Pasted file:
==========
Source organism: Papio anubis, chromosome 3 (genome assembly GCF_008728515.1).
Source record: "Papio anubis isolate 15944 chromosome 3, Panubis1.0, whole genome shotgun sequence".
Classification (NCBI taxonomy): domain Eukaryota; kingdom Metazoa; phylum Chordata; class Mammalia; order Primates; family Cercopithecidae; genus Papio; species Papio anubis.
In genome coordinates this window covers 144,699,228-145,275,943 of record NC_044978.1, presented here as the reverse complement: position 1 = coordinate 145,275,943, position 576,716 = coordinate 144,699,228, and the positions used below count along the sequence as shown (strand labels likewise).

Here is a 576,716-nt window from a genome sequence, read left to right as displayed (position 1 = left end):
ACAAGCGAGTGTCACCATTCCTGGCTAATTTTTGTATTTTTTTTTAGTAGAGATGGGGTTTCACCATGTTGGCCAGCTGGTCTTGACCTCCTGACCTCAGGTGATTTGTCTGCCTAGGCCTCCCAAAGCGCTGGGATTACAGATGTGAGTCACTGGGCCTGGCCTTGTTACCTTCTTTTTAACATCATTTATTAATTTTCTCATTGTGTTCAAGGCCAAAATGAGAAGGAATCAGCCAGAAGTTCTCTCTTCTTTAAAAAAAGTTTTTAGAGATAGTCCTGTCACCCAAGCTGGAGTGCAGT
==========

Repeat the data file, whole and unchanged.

Source organism: Papio anubis, chromosome 3 (genome assembly GCF_008728515.1).
Source record: "Papio anubis isolate 15944 chromosome 3, Panubis1.0, whole genome shotgun sequence".
Classification (NCBI taxonomy): domain Eukaryota; kingdom Metazoa; phylum Chordata; class Mammalia; order Primates; family Cercopithecidae; genus Papio; species Papio anubis.
In genome coordinates this window covers 144,699,228-145,275,943 of record NC_044978.1, presented here as the reverse complement: position 1 = coordinate 145,275,943, position 576,716 = coordinate 144,699,228, and the positions used below count along the sequence as shown (strand labels likewise).

Here is a 576,716-nt window from a genome sequence, read left to right as displayed (position 1 = left end):
ACAAGCGAGTGTCACCATTCCTGGCTAATTTTTGTATTTTTTTTTAGTAGAGATGGGGTTTCACCATGTTGGCCAGCTGGTCTTGACCTCCTGACCTCAGGTGATTTGTCTGCCTAGGCCTCCCAAAGCGCTGGGATTACAGATGTGAGTCACTGGGCCTGGCCTTGTTACCTTCTTTTTAACATCATTTATTAATTTTCTCATTGTGTTCAAGGCCAAAATGAGAAGGAATCAGCCAGAAGTTCTCTCTTCTTTAAAAAAAGTTTTTAGAGATAGTCCTGTCACCCAAGCTGGAGTGCAGT